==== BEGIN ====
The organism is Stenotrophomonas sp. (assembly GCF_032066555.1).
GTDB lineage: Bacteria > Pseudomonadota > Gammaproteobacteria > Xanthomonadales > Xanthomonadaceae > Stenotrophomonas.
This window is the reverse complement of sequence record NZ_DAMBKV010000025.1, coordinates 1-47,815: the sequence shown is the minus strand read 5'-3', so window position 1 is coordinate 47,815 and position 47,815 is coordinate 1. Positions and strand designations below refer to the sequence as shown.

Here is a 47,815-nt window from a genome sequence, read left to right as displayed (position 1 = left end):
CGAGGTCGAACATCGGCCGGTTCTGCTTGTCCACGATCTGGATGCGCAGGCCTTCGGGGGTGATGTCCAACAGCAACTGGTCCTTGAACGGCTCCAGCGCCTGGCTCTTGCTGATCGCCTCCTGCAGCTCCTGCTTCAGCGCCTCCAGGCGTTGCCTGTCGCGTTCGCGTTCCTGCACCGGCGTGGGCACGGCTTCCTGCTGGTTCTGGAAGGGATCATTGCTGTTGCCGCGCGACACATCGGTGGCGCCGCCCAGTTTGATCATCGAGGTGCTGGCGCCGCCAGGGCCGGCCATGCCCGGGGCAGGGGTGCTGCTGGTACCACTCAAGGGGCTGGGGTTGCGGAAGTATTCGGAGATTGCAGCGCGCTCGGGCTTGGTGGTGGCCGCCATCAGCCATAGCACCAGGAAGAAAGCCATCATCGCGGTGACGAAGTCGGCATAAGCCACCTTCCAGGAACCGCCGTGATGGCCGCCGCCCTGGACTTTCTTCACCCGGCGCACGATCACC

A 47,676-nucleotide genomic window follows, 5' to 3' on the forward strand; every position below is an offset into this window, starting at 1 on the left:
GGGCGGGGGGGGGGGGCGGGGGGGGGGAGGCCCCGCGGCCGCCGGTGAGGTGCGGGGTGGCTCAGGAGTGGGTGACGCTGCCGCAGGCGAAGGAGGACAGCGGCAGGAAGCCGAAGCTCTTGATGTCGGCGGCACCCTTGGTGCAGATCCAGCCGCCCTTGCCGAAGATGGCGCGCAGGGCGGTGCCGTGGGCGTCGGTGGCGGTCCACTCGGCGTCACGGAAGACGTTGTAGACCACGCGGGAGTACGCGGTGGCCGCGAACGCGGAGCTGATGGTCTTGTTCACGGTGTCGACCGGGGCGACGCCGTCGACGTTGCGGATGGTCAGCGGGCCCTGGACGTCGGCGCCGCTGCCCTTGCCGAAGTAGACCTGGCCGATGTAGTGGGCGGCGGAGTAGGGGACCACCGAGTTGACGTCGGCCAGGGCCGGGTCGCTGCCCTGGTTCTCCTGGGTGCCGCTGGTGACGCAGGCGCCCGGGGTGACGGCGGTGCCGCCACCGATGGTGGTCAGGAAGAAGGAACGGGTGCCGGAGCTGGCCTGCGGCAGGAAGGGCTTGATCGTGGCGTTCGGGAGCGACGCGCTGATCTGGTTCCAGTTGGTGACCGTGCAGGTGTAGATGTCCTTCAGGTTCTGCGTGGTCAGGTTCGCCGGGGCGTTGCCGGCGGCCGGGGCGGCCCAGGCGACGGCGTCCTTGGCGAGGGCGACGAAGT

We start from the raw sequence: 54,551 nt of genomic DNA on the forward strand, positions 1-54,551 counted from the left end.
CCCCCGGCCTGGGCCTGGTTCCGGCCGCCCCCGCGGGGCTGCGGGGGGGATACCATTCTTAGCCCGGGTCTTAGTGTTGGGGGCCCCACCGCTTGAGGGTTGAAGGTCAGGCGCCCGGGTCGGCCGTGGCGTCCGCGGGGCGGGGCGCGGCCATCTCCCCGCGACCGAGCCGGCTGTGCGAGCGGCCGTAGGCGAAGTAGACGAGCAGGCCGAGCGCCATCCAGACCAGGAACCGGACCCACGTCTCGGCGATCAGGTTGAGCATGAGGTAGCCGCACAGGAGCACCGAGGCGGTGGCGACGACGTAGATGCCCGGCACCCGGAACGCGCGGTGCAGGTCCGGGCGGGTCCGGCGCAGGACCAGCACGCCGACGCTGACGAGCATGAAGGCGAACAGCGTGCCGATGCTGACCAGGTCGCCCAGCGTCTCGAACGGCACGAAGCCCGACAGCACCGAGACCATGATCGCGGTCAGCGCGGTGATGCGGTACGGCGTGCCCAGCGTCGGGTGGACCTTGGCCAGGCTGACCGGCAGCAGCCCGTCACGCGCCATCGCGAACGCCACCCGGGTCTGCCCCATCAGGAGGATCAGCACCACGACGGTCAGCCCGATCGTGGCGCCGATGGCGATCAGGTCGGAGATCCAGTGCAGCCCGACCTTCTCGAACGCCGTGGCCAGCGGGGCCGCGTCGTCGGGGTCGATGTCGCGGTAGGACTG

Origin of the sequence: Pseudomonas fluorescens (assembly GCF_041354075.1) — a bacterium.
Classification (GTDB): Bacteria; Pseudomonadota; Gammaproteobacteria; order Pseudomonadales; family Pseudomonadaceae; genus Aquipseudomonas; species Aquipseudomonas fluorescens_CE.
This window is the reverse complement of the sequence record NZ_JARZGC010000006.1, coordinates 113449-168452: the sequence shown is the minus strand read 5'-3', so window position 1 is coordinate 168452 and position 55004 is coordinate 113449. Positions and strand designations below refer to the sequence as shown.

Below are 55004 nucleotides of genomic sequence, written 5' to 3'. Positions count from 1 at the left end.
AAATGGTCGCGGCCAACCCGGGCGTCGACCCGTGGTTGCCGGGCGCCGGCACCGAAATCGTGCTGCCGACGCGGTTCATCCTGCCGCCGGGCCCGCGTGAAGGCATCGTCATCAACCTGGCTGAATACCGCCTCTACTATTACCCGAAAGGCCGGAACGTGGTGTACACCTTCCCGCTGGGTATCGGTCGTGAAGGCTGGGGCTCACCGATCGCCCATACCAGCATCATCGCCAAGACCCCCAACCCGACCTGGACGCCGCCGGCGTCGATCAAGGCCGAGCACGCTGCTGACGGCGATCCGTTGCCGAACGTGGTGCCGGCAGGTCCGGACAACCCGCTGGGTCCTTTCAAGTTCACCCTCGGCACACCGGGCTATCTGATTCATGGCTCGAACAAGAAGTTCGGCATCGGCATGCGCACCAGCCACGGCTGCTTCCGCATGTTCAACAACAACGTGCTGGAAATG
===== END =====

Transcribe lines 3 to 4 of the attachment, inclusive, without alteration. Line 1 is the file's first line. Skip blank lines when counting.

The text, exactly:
This window is the reverse complement of sequence record NZ_DAMBKV010000025.1, coordinates 1-47,815: the sequence shown is the minus strand read 5'-3', so window position 1 is coordinate 47,815 and position 47,815 is coordinate 1. Positions and strand designations below refer to the sequence as shown.

Here is a 47,815-nt window from a genome sequence, read left to right as displayed (position 1 = left end):